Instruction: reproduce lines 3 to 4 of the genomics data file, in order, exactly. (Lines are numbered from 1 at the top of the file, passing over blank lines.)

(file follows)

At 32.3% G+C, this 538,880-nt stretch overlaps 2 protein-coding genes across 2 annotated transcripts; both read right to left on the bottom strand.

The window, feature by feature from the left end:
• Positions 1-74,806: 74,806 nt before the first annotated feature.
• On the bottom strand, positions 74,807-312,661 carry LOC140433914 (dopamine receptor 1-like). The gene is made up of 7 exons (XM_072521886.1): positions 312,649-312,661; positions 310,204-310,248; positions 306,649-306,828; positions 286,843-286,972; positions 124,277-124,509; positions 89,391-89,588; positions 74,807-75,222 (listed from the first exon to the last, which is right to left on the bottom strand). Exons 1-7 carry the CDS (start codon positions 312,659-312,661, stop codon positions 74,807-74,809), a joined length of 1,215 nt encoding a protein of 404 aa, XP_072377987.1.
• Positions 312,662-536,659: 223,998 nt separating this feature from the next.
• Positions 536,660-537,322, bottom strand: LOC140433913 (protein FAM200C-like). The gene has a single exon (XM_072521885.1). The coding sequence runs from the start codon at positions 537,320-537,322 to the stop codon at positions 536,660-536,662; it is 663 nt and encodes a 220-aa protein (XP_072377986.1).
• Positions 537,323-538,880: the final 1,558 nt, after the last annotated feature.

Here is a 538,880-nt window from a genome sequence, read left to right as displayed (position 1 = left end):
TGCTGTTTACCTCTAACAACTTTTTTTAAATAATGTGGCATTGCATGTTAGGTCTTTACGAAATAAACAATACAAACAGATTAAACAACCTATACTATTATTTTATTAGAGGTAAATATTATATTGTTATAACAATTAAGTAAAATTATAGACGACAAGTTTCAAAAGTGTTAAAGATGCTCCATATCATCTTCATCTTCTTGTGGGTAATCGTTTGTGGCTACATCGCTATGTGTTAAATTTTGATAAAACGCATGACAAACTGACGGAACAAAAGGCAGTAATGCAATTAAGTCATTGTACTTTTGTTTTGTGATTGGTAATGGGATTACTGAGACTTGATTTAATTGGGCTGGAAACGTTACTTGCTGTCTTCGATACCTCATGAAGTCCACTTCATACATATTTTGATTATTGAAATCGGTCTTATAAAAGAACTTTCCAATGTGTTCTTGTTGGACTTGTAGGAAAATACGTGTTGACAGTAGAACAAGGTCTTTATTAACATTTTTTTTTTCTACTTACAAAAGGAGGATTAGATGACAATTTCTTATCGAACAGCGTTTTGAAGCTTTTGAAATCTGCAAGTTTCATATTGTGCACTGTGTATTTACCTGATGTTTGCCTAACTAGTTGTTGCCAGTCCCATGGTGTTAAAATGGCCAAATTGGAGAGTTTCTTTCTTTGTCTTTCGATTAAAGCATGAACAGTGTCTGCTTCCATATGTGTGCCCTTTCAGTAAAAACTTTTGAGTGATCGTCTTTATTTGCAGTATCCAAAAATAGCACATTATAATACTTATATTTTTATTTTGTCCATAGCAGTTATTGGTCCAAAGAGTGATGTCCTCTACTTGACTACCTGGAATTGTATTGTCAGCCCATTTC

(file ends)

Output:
• Positions 1-74,806: 74,806 nt before the first annotated feature.
• On the bottom strand, positions 74,807-312,661 carry LOC140433914 (dopamine receptor 1-like). The gene is made up of 7 exons (XM_072521886.1): positions 312,649-312,661; positions 310,204-310,248; positions 306,649-306,828; positions 286,843-286,972; positions 124,277-124,509; positions 89,391-89,588; positions 74,807-75,222 (listed from the first exon to the last, which is right to left on the bottom strand). Exons 1-7 carry the CDS (start codon positions 312,659-312,661, stop codon positions 74,807-74,809), a joined length of 1,215 nt encoding a protein of 404 aa, XP_072377987.1.